Generates a random floating-point value that fulfills the following conditions at the same time:

- Greater than or equal to the first value.
- Less than or equal to the second value.

Assumes that the first value is less than or equal to the second value.

`log()`

Performs the standard base-$ e $

`log()`

mathematical operation.`log2()`

Simulates a base-2 logarithm. This value is calculated by dividing the base-10 logarithm (

`log10`

of the input value) by the base-10 logarithm of $ 2 $.`log10()`

Performs the standard base-10

`log10`

mathematical operation.`sqrt()`

Performs the standard

`sqrt()`

mathematical operation.`cbrt()`

Performs the standard

`cbrt()`

mathematical operation.`exp()`

Performs the standard

`exp()`

mathematical operation.`expm1()`

Directly calls the

`expm1()`

mathematical operation if the input value is $ 1 $. For any other input value, simulates the function by performing the standard`exp()`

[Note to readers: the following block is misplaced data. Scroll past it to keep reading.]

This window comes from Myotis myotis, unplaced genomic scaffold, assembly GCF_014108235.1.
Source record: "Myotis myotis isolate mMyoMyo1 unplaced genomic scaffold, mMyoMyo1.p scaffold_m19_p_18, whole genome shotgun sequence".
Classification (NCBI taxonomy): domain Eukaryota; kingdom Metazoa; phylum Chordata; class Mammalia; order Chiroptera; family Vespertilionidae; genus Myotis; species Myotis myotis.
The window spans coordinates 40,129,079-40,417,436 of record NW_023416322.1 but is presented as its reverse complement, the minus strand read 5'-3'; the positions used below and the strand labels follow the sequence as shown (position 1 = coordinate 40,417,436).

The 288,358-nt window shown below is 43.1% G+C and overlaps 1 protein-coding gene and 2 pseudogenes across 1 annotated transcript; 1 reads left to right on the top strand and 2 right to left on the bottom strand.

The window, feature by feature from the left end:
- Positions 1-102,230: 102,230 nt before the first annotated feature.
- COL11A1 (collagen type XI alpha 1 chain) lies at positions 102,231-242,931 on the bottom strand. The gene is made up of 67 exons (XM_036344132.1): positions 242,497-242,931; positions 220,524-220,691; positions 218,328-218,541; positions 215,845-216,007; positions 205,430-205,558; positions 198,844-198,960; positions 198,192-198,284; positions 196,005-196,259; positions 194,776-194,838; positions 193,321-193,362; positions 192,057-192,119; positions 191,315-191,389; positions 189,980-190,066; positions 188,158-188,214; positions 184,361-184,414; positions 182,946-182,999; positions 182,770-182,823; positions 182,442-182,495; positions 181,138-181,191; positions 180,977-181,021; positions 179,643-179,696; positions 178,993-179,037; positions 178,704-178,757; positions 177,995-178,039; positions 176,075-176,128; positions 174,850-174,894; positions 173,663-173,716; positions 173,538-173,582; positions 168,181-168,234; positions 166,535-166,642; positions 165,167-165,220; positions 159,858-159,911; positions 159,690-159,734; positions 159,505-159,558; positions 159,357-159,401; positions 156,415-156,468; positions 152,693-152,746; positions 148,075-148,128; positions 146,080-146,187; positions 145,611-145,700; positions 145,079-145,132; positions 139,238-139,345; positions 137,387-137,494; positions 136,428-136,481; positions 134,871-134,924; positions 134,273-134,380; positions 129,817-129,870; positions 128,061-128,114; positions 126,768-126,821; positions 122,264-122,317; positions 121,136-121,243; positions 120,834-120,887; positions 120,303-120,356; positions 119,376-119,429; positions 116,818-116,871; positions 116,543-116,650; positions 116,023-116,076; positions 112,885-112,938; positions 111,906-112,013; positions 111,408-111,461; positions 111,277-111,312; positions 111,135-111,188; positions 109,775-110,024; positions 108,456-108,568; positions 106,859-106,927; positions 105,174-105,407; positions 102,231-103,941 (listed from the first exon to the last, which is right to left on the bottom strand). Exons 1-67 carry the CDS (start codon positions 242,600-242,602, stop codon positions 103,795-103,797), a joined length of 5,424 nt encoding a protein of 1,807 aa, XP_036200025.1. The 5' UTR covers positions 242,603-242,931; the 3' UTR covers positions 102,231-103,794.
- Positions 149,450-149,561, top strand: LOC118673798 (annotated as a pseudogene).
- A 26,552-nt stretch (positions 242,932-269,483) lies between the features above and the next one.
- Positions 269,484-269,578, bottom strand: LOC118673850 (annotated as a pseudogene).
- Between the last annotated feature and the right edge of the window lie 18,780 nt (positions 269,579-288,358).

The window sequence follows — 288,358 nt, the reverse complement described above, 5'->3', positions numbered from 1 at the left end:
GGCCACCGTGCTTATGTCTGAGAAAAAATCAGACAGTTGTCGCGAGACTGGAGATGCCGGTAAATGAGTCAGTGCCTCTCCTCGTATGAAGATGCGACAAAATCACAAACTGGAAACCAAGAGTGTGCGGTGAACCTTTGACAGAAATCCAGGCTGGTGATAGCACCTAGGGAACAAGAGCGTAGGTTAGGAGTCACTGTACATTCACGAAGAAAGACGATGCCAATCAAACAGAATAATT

mathematical operation, then subtracting 1.`deg()`

Performs the standard

`toDegrees()`

mathematical operation. $ \frac{\pi}{2} $ is defined as 90 degrees, and $ \pi $ is defined as 180 degrees.`rad()`

Performs the standard

`toRadians()`

mathematical operation. 90 degrees is defined as $ \frac{\pi}{2} $, and 180 degrees is defined as $ \pi $.`pow(,)`

Performs the standard

`pow()`

mathematical operation. The output value is always a floating-point number.`numberFormat(,)`

Applies the number format in the first value to the second value.

The first value can contain the following characters:

`#`

-- represents a numeric digit.`,`

-- represents a comma separator in large numbers.`.`

-- represents a decimal point.

`icuText()`

Converts the input date format string to a pattern that matches the expected locale format. If the parent

`PartText`

element includes a`Localization`

element, that locale's format is used. Otherwise, uses th Wear OS device's current locale.For example, if the device is being used in the United States, an input value of

`EE, MMM d, yyyy h:mm a`